There are also various magic schools that exist across the Boiling Isles. The most important is Hexside, since a large portion of the story takes place there, but there are others that hold varying importance from episode to episode. The Owl House itself is also an endlessly fascinating place given that it has a living breathing element to it named Hooty, whose antics only get annoying sometimes, but are, for the most part, incredibly funny.

Oh, to Be a Witch

The Owl House is a story that reminds people to embrace their true selves, and nowhere is that more apparent than with Luz. The show’s setup not only introduces a distinctly new world but also gives Luz the opportunity to be someone else, to be the person she could not be in her own world. While maybe not in as desperate a scenario as, say, Harry Potter, her decision to stay combined with the longing looks she gives her copy of Azura, helps build the feelings that pushed her away in the first place. The author also isn’t transphobic, so that’s cool.

Of course, Luz would not get anywhere with Eda, the “wild witch” living out in the forest with her demon pet King. Eda agrees to mentor the young girl because “us weirdos have to stick together,” a sentiment that informs most of the show’s side cast as well. Willow, Gus, Amity, and many others help Luz on her journey, though talking about their arcs for an extended period would be going into spoiler territory.

That being said, while some characters most definitely get more love than others, everyone feels fleshed out by the end of it. Even the minor characters like Amity’s siblings get something of a redemption arc by the time the final credits roll. Despite knowing about the queer elements of the series before going in, Amity and Luz’s relationship was still genuinely surprising and well done. Speaking of,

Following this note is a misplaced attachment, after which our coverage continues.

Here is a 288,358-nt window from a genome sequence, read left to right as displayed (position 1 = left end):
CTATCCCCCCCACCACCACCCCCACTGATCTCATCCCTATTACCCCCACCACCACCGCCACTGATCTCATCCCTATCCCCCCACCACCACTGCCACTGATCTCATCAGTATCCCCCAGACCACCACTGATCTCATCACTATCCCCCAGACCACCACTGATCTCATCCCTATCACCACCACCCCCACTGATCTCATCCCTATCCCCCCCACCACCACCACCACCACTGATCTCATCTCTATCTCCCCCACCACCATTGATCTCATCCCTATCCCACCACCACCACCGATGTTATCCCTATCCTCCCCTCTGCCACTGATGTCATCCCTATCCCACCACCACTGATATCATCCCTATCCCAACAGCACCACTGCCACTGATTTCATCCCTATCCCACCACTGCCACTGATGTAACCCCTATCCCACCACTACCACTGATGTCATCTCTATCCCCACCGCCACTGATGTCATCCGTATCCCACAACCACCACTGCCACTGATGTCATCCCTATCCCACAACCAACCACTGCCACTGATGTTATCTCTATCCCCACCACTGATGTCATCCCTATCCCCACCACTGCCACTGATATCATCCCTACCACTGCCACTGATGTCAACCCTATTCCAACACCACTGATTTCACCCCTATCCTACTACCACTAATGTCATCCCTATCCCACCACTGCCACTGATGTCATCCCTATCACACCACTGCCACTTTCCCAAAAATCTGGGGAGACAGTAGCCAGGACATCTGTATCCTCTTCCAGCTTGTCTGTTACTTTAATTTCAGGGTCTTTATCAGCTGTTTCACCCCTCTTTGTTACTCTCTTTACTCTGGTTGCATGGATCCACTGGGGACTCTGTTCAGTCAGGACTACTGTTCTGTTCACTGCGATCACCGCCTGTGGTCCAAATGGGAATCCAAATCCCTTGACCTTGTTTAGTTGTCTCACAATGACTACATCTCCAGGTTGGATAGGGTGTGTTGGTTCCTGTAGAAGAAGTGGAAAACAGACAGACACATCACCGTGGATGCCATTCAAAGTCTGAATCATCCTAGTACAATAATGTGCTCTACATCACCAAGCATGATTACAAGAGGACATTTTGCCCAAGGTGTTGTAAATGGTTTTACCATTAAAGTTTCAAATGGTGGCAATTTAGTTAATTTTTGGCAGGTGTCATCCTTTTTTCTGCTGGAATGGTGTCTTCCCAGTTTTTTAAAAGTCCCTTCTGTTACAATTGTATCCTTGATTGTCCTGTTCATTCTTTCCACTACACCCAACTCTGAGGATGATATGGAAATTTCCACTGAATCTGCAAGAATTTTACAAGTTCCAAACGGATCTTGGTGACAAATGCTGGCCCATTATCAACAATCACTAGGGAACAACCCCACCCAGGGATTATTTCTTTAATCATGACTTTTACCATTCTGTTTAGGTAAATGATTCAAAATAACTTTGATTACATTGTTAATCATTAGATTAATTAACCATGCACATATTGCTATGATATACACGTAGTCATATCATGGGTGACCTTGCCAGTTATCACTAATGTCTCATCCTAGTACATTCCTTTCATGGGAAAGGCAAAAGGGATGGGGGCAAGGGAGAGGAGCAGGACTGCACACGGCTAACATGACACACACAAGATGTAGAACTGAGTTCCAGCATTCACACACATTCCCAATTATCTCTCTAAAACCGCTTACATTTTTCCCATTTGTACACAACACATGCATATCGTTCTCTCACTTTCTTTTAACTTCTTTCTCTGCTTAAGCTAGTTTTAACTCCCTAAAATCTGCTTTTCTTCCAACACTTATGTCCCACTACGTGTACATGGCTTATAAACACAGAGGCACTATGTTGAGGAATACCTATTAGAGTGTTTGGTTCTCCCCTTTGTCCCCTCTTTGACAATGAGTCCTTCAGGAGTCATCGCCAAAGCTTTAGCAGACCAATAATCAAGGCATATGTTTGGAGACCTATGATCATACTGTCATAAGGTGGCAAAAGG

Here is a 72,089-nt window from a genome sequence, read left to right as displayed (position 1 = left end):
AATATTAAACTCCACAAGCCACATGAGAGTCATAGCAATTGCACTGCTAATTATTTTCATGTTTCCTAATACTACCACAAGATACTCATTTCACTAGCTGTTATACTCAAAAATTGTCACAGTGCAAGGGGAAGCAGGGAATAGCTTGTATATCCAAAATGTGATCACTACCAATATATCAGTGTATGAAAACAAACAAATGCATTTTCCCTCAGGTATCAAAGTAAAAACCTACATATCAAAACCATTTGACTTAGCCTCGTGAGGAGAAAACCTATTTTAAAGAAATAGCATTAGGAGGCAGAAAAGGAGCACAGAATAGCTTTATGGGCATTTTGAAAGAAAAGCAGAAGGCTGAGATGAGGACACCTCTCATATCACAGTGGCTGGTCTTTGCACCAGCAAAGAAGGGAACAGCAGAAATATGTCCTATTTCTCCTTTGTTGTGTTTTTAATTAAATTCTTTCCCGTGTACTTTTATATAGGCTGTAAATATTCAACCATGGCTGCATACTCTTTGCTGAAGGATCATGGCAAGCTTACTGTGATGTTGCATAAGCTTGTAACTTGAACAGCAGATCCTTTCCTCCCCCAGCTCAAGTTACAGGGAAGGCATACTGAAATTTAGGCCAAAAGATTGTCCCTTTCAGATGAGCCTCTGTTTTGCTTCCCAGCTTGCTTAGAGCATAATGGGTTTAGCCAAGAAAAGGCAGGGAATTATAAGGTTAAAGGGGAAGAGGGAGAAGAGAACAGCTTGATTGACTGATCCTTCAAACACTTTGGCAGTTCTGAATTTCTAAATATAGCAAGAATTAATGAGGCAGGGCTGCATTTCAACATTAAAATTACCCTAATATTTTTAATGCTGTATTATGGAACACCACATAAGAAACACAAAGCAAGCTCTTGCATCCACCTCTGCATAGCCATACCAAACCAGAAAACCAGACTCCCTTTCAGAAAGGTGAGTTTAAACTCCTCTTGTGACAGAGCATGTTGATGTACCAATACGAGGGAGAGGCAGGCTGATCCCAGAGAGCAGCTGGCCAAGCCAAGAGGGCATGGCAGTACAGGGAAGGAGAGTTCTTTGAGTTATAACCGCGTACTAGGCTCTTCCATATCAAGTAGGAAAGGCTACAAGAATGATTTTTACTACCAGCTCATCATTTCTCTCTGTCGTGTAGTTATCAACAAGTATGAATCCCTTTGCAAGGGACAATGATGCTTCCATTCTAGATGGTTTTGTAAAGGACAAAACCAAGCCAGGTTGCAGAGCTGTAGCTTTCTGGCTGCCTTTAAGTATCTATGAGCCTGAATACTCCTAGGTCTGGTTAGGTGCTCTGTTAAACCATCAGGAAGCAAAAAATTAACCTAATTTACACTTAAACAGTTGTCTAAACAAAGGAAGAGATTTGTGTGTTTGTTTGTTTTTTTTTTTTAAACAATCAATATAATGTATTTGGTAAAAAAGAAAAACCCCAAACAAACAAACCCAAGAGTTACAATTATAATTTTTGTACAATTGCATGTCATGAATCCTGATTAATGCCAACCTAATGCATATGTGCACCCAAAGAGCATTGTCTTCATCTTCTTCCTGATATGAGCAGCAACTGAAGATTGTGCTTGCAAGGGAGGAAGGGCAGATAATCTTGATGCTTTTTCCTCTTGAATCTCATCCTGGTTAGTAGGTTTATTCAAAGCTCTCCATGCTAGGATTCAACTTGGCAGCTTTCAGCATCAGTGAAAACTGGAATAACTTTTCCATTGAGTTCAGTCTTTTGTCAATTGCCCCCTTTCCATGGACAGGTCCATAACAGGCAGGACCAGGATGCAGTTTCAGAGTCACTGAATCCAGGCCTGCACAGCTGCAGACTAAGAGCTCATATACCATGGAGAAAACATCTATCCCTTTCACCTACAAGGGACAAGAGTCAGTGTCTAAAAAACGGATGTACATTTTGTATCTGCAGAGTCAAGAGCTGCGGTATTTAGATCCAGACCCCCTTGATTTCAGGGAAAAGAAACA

The Owl House’s Cancellation and Elements of Queer Narrative

Look, the show’s third season wrapped up well enough. It was an epic conclusion to an amazing show and made it memorable. Still, it would be lying to say that the pacing and characters did not suffer for having the finale be less than half of what it likely would have been based on the episode counts of the first two seasons. For example, it is pretty clear that the writers wanted to do more with Hunter and Willow but just did not have the time to, and thus they got a couple of scenes at the end but nothing major. By no means was it bad, just not as good as it could have been.

There is also the big gay elephant in the room, by which I mean the multiple notable examples of queer characters being present and open in the show. Luz being confirmed bisexual over the course of the series is the most prominent example but other characters, such as Raine using they/them pronouns, imply other flavors of gay being present in the series.